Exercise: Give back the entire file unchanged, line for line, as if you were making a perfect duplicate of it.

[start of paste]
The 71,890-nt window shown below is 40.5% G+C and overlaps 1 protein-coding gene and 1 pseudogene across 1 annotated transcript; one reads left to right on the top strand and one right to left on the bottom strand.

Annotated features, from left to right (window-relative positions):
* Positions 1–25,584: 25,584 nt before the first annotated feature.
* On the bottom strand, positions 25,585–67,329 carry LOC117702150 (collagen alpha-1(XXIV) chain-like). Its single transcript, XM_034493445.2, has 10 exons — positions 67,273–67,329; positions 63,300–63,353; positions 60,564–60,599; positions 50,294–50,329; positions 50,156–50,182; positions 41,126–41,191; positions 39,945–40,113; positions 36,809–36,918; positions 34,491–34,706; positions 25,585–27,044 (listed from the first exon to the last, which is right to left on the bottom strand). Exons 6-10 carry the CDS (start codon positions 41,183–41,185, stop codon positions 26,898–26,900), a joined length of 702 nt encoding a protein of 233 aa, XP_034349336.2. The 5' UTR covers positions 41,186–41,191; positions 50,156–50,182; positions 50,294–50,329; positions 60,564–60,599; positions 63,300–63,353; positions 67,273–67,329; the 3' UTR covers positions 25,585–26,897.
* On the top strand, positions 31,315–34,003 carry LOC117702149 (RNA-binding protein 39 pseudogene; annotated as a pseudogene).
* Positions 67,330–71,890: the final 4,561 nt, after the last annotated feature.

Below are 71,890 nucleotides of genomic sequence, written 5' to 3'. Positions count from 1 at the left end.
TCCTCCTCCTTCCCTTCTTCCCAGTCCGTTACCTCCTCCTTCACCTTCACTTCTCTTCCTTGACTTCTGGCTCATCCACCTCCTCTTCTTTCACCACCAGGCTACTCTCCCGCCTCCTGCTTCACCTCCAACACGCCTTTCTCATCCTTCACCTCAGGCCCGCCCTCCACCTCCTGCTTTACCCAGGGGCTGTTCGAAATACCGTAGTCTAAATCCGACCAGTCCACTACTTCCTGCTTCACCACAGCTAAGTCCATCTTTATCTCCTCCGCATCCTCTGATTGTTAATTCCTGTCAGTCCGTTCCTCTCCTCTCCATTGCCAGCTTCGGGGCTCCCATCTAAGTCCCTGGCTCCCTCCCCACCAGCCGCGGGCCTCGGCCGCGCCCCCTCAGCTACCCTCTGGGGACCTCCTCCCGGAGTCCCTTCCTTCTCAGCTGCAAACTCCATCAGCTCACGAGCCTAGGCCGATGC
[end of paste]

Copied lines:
The 71,890-nt window shown below is 40.5% G+C and overlaps 1 protein-coding gene and 1 pseudogene across 1 annotated transcript; one reads left to right on the top strand and one right to left on the bottom strand.

Annotated features, from left to right (window-relative positions):
* Positions 1–25,584: 25,584 nt before the first annotated feature.
* On the bottom strand, positions 25,585–67,329 carry LOC117702150 (collagen alpha-1(XXIV) chain-like). Its single transcript, XM_034493445.2, has 10 exons — positions 67,273–67,329; positions 63,300–63,353; positions 60,564–60,599; positions 50,294–50,329; positions 50,156–50,182; positions 41,126–41,191; positions 39,945–40,113; positions 36,809–36,918; positions 34,491–34,706; positions 25,585–27,044 (listed from the first exon to the last, which is right to left on the bottom strand). Exons 6-10 carry the CDS (start codon positions 41,183–41,185, stop codon positions 26,898–26,900), a joined length of 702 nt encoding a protein of 233 aa, XP_034349336.2. The 5' UTR covers positions 41,186–41,191; positions 50,156–50,182; positions 50,294–50,329; positions 60,564–60,599; positions 63,300–63,353; positions 67,273–67,329; the 3' UTR covers positions 25,585–26,897.
* On the top strand, positions 31,315–34,003 carry LOC117702149 (RNA-binding protein 39 pseudogene; annotated as a pseudogene).
* Positions 67,330–71,890: the final 4,561 nt, after the last annotated feature.

Below are 71,890 nucleotides of genomic sequence, written 5' to 3'. Positions count from 1 at the left end.
TCCTCCTCCTTCCCTTCTTCCCAGTCCGTTACCTCCTCCTTCACCTTCACTTCTCTTCCTTGACTTCTGGCTCATCCACCTCCTCTTCTTTCACCACCAGGCTACTCTCCCGCCTCCTGCTTCACCTCCAACACGCCTTTCTCATCCTTCACCTCAGGCCCGCCCTCCACCTCCTGCTTTACCCAGGGGCTGTTCGAAATACCGTAGTCTAAATCCGACCAGTCCACTACTTCCTGCTTCACCACAGCTAAGTCCATCTTTATCTCCTCCGCATCCTCTGATTGTTAATTCCTGTCAGTCCGTTCCTCTCCTCTCCATTGCCAGCTTCGGGGCTCCCATCTAAGTCCCTGGCTCCCTCCCCACCAGCCGCGGGCCTCGGCCGCGCCCCCTCAGCTACCCTCTGGGGACCTCCTCCCGGAGTCCCTTCCTTCTCAGCTGCAAACTCCATCAGCTCACGAGCCTAGGCCGATGC